As you know, the United States of America is in a deep, much-needed conversation about race, equality, justice and policing. This was sparked in large part by the killing of George Floyd and now his murder trial. In this very special episode of Follow Your Different, we are honored to bring you this legendary dialogue with one of the most qualified, experienced, and highest-profile law enforcement leaders in America, Dr. Cedric Alexander. You've probably seen Dr. Alexander on stage giving a speech or on television. Yet unlike TV, where you only get a few minutes with him today, we go deep, like you can only go on a real dialogue podcast. This is a very special conversation that you'll surely enjoy. Reimagining Policing According to Dr. Cedric, rethinking policing is not a new thing. They have been thinking of new ways for policing to serve the community and get them involved. He said that they have made significant progress with it under the former President Obama’s directive, as part of the Task Force on 21st Century Policing. Unfortunately, it got shelved as a new administration was ushered in. Though regardless of which administration is in play, police departments and officers have to understand that the times are changing. They might get tired of the community asking for transparency from them, but this is not a bad thing. It only means that the community wants to be involved in ensuring public safety, and they should embrace that.  “Because public safety is only as strong as the public in the police department joined together, police cannot do it by themselves. And the community cannot do it by themselves.” – Dr. Cedric Alexander On Defunding the Police Dr. Cedric Alexander then talks about the calls to defund the police, and how he thinks it is the wrong approach to reimagining Policing as a whole. Police departments need that budget to do the things that solve their cases and carry out their mission to the community. What Dr. Cedric suggests is that the police should be specific on what they have to do for the community, and focus on that alone. Set standards on those specific tasks and duties, and hold them to those standards. As of right now, he believes that people are asking police to do things that they're not trained to do. “We have to really define and be very clear about what we want police to do in our communities, and not take monies away from them. Though they need to find other monies to fund some of these other social service organizations that can get the people who are struggling with homelessness, mental health issues, and domestic issues. You don't take that out of police budgets. You let them have what they need in order to provide good public safety. Hold them accountable to that, with some ways to measure that success.” – Dr. Cedric Alexander The Importance of Community Policing Dr. Cedric goes back to his point on Community Policing, and how important it is to build a great relationship with the community you protect. Since no matter how technologically advanced or highly-skilled your police department is, getting information to solve crimes will be harder when no one in the community is cooperating with you. That's exactly what Community Policing means in its most basic fundamental term. It means that the police and the community have a relationship. It means that both are supportive of public safety in the community. Since at the end of the day, all that authority that comes with the police officers’ job is only as valuable as the community giving them the legitimacy to do it. “I tell police officers this all the time, you've been given the authority by the state. But it is the communities that give you alone your legitimacy, in order to carry out your function. When we have a trusting relationship, and we're constantly working on that relationship, when something happens, we don't separate from each other, we join together to try to find resolve to it.” – Dr. Cedric Alexander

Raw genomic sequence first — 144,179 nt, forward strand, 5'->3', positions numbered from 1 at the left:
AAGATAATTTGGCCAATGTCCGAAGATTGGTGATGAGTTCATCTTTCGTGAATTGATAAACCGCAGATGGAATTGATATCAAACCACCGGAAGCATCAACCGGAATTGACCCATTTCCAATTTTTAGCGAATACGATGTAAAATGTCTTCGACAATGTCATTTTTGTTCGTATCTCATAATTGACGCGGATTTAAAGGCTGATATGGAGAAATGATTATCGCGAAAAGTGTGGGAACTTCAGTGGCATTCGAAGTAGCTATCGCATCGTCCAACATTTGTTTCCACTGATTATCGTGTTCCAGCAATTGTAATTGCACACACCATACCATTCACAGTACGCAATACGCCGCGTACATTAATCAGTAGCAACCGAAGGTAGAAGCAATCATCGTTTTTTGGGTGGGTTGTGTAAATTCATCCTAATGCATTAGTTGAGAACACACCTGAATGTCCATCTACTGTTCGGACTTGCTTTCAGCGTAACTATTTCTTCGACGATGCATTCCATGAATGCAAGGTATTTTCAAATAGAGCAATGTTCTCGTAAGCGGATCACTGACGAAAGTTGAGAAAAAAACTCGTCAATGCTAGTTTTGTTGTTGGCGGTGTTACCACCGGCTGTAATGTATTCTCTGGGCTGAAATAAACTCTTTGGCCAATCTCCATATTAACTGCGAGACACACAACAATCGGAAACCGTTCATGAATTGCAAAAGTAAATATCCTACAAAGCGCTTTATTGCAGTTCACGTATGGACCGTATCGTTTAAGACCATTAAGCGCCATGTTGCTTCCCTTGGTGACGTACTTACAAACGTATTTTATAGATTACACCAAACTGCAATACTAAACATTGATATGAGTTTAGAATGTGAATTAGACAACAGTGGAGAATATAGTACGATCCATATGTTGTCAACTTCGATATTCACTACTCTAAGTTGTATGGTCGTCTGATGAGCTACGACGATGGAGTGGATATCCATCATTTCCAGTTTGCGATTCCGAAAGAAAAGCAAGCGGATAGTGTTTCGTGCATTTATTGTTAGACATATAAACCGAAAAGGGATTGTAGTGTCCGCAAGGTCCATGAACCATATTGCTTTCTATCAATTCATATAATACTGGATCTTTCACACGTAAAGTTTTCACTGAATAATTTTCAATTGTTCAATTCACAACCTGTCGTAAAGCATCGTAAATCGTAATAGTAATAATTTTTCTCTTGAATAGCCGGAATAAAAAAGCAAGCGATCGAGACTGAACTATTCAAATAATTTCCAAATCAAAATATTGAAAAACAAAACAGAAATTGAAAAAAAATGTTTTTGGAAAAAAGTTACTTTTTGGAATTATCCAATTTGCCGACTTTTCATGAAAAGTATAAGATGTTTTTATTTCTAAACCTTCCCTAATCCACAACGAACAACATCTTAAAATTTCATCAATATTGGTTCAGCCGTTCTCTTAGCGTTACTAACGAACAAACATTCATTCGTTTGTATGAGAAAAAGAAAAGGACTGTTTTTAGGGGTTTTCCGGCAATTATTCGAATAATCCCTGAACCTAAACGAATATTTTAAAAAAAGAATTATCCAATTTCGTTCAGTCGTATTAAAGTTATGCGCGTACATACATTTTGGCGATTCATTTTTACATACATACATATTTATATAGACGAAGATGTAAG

Have you ever wondered what it takes to upend one of the oldest categories ever? To create real, radical innovation and do something that almost everyone in the industry said was impossible? If so, you're going to love this dialogue with our guest, John Spagnola. In this episode of Follow Your Different, John Spagnola talks about how he redesigned an old category and broke through expectations and preexisting ideas in the Spirits category. He is the epitome of a pirate , dreamer, and innovator. John Spagnola is the founder of Ublendit, THE pioneer in custom Spirits category. They create custom blended spirits for hotels, bars, nightclubs, and restaurants so they can have their own unique, custom-branded and blended spirits. Ublendit: Breaking the Fixed Mindset John talks about Ublendit and how he didn’t want it to be just another spirits company. At the time, the formula for making a spirits company was as follows: You build a brand, market it to distributors, and hopefully get your brand into different establishments through said distributors. There were those who commented that while John might start out with this completely new idea he had, he’ll eventually move into the same model eventually. John was having none of it. “The more I go into it, the more I thought: no, you're totally wrong. The way you're thinking about is totally wrong. There are so many angles that we can manipulate here, that you're not even thinking about.” – John Spagnola John has always been into trying new things. Creating something that was game-changing and can disrupt the status quo was the dream. He feels fortunate that his investors shared the same views as he did and were willing to take risks.  Going Against the Grain John further elaborates as to why most spirits companies follow the traditional category model. Eventually, it all boiled down to how big of an investment it can be, that they think it won’t be worth their time. Most of the people who tried having multiple blends end up discarding underperforming ones and just focusing their effort to their best-selling ones. “I kind of understand where people come from for there, but there's all these new, different elements that have opened up to allow us to, to be so versatile.” – John Spagnola John went against the grain and pushed forward with his custom-blended and branded spirits, and have not look back since. Nowadays, there are technologies that allow businesses to blend spirits in smaller scales, much like what Ublendit is doing. Yet John and Ublendit has the distinction of being the trailblazers for the category. Knowing Your Market As a Category Designer, one has to do their due diligence and know what you are working with. Otherwise, how can you change a category to something your target audience cares about? This is exactly what John did by going around and doing research on the target market. He identified what the pain points of various businesses are, and create something new that solves those issues. After doing his market research, he found two major factors that interest people. The first one was price, because they need to make money. The other one was having custom labels to promote their own brand. So John got to work in combining these two factors, and a new category was born. As for his clients, they wished Ublendit was created sooner. “The thing that stuck with me is (he said,) you're giving me goose for $5. He literally said, I wish that I had found you 10 years ago when I started this company. I was like, well, we weren't there yet. We didn't exist yet. He's like, well, now you have us forever.” – John Spagnola To hear more from John Spagnola and how to be a legendary category designer, download and listen to this episode. BIO: John Spagnola is the CEO of Ublendit, LLC. Ublendit is a pioneer in the custom spirts category. They are the first to create custom spirits for hotels, bars, nightclubs, restaurants and special events.